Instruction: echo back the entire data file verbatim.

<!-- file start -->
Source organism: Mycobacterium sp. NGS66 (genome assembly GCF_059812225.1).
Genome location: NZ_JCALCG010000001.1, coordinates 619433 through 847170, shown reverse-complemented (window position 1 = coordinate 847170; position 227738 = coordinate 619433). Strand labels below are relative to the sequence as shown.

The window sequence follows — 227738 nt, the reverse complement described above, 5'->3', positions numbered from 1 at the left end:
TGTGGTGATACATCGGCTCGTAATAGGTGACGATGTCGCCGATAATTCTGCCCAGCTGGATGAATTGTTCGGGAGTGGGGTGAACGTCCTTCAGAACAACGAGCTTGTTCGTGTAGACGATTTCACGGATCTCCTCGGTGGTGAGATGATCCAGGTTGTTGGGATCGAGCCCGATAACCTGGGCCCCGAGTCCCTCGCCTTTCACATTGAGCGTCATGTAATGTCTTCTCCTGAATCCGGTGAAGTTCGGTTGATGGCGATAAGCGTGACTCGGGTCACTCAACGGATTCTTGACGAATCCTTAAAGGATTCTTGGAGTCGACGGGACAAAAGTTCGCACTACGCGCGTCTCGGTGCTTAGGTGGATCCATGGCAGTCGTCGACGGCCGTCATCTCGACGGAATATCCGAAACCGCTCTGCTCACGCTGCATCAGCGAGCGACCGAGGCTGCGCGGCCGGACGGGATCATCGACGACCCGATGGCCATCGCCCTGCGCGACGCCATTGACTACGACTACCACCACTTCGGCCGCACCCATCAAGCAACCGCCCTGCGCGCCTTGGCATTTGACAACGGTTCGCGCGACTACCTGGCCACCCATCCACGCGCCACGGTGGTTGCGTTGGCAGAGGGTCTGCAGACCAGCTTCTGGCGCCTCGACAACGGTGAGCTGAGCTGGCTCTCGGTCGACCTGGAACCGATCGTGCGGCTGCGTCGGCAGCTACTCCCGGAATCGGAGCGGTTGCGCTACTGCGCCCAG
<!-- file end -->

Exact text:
Source organism: Mycobacterium sp. NGS66 (genome assembly GCF_059812225.1).
Genome location: NZ_JCALCG010000001.1, coordinates 619433 through 847170, shown reverse-complemented (window position 1 = coordinate 847170; position 227738 = coordinate 619433). Strand labels below are relative to the sequence as shown.

The window sequence follows — 227738 nt, the reverse complement described above, 5'->3', positions numbered from 1 at the left end:
TGTGGTGATACATCGGCTCGTAATAGGTGACGATGTCGCCGATAATTCTGCCCAGCTGGATGAATTGTTCGGGAGTGGGGTGAACGTCCTTCAGAACAACGAGCTTGTTCGTGTAGACGATTTCACGGATCTCCTCGGTGGTGAGATGATCCAGGTTGTTGGGATCGAGCCCGATAACCTGGGCCCCGAGTCCCTCGCCTTTCACATTGAGCGTCATGTAATGTCTTCTCCTGAATCCGGTGAAGTTCGGTTGATGGCGATAAGCGTGACTCGGGTCACTCAACGGATTCTTGACGAATCCTTAAAGGATTCTTGGAGTCGACGGGACAAAAGTTCGCACTACGCGCGTCTCGGTGCTTAGGTGGATCCATGGCAGTCGTCGACGGCCGTCATCTCGACGGAATATCCGAAACCGCTCTGCTCACGCTGCATCAGCGAGCGACCGAGGCTGCGCGGCCGGACGGGATCATCGACGACCCGATGGCCATCGCCCTGCGCGACGCCATTGACTACGACTACCACCACTTCGGCCGCACCCATCAAGCAACCGCCCTGCGCGCCTTGGCATTTGACAACGGTTCGCGCGACTACCTGGCCACCCATCCACGCGCCACGGTGGTTGCGTTGGCAGAGGGTCTGCAGACCAGCTTCTGGCGCCTCGACAACGGTGAGCTGAGCTGGCTCTCGGTCGACCTGGAACCGATCGTGCGGCTGCGTCGGCAGCTACTCCCGGAATCGGAGCGGTTGCGCTACTGCGCCCAG